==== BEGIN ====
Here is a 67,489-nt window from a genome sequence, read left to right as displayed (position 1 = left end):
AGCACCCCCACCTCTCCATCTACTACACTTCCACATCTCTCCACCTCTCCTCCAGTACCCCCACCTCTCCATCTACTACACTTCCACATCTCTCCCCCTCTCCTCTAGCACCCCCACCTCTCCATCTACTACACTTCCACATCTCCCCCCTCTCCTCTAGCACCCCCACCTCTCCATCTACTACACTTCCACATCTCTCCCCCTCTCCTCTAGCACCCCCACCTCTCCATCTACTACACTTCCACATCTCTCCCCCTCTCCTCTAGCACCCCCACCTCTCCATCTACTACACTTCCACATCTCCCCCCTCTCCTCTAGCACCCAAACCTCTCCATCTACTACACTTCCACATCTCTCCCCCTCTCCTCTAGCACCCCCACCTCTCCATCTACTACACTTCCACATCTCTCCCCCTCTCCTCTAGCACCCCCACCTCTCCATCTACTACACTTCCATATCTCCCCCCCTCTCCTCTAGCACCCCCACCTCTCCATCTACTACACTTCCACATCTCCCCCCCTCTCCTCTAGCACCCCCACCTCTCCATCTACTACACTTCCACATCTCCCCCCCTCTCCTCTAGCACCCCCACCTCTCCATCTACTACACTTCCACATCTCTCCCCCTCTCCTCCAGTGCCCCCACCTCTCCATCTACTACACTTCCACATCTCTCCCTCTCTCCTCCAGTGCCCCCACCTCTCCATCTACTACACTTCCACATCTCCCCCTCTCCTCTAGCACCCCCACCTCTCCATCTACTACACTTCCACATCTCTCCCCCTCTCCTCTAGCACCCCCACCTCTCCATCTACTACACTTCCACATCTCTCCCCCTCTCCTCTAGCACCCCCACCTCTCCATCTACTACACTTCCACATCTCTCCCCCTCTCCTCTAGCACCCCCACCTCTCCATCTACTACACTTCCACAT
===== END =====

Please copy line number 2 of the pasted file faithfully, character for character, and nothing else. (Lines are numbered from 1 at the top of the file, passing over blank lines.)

AGCACCCCCACCTCTCCATCTACTACACTTCCACATCTCTCCACCTCTCCTCCAGTACCCCCACCTCTCCATCTACTACACTTCCACATCTCTCCCCCTCTCCTCTAGCACCCCCACCTCTCCATCTACTACACTTCCACATCTCCCCCCTCTCCTCTAGCACCCCCACCTCTCCATCTACTACACTTCCACATCTCTCCCCCTCTCCTCTAGCACCCCCACCTCTCCATCTACTACACTTCCACATCTCTCCCCCTCTCCTCTAGCACCCCCACCTCTCCATCTACTACACTTCCACATCTCCCCCCTCTCCTCTAGCACCCAAACCTCTCCATCTACTACACTTCCACATCTCTCCCCCTCTCCTCTAGCACCCCCACCTCTCCATCTACTACACTTCCACATCTCTCCCCCTCTCCTCTAGCACCCCCACCTCTCCATCTACTACACTTCCATATCTCCCCCCCTCTCCTCTAGCACCCCCACCTCTCCATCTACTACACTTCCACATCTCCCCCCCTCTCCTCTAGCACCCCCACCTCTCCATCTACTACACTTCCACATCTCCCCCCCTCTCCTCTAGCACCCCCACCTCTCCATCTACTACACTTCCACATCTCTCCCCCTCTCCTCCAGTGCCCCCACCTCTCCATCTACTACACTTCCACATCTCTCCCTCTCTCCTCCAGTGCCCCCACCTCTCCATCTACTACACTTCCACATCTCCCCCTCTCCTCTAGCACCCCCACCTCTCCATCTACTACACTTCCACATCTCTCCCCCTCTCCTCTAGCACCCCCACCTCTCCATCTACTACACTTCCACATCTCTCCCCCTCTCCTCTAGCACCCCCACCTCTCCATCTACTACACTTCCACATCTCTCCCCCTCTCCTCTAGCACCCCCACCTCTCCATCTACTACACTTCCACAT